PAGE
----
An interview with the ex-chancellor underlines the dangers that now face economically vulnerable areas of the UK
I sincerely hope that it is only the lunatic fringe of Brexiters who do not accept that, having made the disastrous mistake of leaving the EU, this country should now try to align itself as closely as possible with the trading arrangements we have crassly abandoned.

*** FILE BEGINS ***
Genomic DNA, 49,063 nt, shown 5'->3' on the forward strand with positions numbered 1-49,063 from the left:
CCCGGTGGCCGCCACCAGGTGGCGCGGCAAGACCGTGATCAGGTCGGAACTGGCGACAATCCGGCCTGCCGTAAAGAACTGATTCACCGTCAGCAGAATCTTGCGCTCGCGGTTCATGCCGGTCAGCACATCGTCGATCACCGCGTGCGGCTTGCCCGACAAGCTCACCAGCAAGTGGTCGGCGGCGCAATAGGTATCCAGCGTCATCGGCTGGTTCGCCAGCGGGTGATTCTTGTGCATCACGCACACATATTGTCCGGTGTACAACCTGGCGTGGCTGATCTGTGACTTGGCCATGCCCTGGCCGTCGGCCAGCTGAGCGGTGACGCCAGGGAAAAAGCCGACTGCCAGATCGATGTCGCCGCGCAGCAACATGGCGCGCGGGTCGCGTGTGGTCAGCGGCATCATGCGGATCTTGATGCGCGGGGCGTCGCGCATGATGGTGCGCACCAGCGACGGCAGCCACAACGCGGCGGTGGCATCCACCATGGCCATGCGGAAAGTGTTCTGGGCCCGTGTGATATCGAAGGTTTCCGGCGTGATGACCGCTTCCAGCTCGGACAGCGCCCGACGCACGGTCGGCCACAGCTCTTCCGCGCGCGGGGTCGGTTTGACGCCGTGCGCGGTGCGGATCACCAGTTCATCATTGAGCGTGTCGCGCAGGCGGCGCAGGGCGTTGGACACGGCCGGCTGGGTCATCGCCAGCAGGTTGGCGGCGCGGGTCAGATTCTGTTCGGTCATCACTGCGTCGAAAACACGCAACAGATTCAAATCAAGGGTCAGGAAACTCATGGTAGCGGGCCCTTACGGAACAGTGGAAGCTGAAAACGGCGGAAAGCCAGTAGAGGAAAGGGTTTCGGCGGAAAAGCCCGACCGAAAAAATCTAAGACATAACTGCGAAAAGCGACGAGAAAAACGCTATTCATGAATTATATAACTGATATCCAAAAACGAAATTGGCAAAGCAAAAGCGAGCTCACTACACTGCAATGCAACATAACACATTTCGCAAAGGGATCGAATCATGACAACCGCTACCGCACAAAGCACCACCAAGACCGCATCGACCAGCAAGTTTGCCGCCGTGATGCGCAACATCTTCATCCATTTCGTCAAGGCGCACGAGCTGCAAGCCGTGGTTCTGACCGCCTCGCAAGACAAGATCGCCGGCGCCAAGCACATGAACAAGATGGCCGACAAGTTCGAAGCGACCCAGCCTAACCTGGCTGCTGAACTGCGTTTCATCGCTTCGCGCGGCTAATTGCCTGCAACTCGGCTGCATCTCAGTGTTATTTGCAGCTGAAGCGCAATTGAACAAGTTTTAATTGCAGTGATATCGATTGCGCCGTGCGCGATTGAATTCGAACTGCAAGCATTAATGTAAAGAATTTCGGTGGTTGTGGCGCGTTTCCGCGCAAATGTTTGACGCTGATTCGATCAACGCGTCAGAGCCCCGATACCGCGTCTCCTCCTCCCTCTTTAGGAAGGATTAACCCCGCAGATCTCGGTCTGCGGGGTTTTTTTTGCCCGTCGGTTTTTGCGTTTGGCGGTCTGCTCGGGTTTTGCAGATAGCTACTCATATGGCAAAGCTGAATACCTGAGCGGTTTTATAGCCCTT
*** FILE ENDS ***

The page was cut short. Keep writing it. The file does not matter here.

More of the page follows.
The chaos surrounding the “protocol” which is supposed to answer the latest manifestation of the Irish Question is the most extreme example of the damage caused by the rest of the UK leaving the single market. But for the past five weeks the obstacles arising from trying to unscramble the egg of our relationship with the rest of the European economy have been widely publicised, the reductio ad absurdum being the way in which businesses – in order to stay in business! – are finding it necessary to relocate some or all of their operations to continental Europe – in other words, within the single market.